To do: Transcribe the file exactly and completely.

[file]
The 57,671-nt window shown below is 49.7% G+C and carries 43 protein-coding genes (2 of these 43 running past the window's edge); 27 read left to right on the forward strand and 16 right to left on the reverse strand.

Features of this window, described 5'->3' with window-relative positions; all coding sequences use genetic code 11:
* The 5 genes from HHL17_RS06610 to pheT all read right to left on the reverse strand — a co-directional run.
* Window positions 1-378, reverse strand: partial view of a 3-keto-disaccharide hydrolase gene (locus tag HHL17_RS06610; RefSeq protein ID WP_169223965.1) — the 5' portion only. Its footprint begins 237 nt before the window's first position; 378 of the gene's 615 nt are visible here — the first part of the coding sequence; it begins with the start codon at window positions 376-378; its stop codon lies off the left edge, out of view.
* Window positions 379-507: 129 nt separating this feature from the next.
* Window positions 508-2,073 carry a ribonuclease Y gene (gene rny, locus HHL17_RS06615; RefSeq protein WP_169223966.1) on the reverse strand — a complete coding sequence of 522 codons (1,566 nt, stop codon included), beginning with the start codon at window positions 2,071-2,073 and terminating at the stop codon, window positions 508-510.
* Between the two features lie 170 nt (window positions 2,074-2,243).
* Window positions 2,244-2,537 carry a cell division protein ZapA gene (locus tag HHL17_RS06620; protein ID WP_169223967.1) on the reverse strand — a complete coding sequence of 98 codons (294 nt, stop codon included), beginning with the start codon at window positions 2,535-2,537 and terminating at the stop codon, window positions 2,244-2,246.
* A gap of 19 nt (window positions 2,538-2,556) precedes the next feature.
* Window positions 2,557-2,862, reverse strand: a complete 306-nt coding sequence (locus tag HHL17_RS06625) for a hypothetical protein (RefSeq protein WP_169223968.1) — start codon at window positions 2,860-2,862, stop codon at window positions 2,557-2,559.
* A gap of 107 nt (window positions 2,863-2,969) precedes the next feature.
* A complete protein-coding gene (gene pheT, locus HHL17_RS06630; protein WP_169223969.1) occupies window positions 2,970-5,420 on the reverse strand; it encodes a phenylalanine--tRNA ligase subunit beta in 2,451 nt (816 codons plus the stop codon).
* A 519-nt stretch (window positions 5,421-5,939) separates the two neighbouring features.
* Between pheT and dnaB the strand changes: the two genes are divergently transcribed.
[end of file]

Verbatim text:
The 57,671-nt window shown below is 49.7% G+C and carries 43 protein-coding genes (2 of these 43 running past the window's edge); 27 read left to right on the forward strand and 16 right to left on the reverse strand.

Features of this window, described 5'->3' with window-relative positions; all coding sequences use genetic code 11:
* The 5 genes from HHL17_RS06610 to pheT all read right to left on the reverse strand — a co-directional run.
* Window positions 1-378, reverse strand: partial view of a 3-keto-disaccharide hydrolase gene (locus tag HHL17_RS06610; RefSeq protein ID WP_169223965.1) — the 5' portion only. Its footprint begins 237 nt before the window's first position; 378 of the gene's 615 nt are visible here — the first part of the coding sequence; it begins with the start codon at window positions 376-378; its stop codon lies off the left edge, out of view.
* Window positions 379-507: 129 nt separating this feature from the next.
* Window positions 508-2,073 carry a ribonuclease Y gene (gene rny, locus HHL17_RS06615; RefSeq protein WP_169223966.1) on the reverse strand — a complete coding sequence of 522 codons (1,566 nt, stop codon included), beginning with the start codon at window positions 2,071-2,073 and terminating at the stop codon, window positions 508-510.
* Between the two features lie 170 nt (window positions 2,074-2,243).
* Window positions 2,244-2,537 carry a cell division protein ZapA gene (locus tag HHL17_RS06620; protein ID WP_169223967.1) on the reverse strand — a complete coding sequence of 98 codons (294 nt, stop codon included), beginning with the start codon at window positions 2,535-2,537 and terminating at the stop codon, window positions 2,244-2,246.
* A gap of 19 nt (window positions 2,538-2,556) precedes the next feature.
* Window positions 2,557-2,862, reverse strand: a complete 306-nt coding sequence (locus tag HHL17_RS06625) for a hypothetical protein (RefSeq protein WP_169223968.1) — start codon at window positions 2,860-2,862, stop codon at window positions 2,557-2,559.
* A gap of 107 nt (window positions 2,863-2,969) precedes the next feature.
* A complete protein-coding gene (gene pheT, locus HHL17_RS06630; protein WP_169223969.1) occupies window positions 2,970-5,420 on the reverse strand; it encodes a phenylalanine--tRNA ligase subunit beta in 2,451 nt (816 codons plus the stop codon).
* A 519-nt stretch (window positions 5,421-5,939) separates the two neighbouring features.
* Between pheT and dnaB the strand changes: the two genes are divergently transcribed.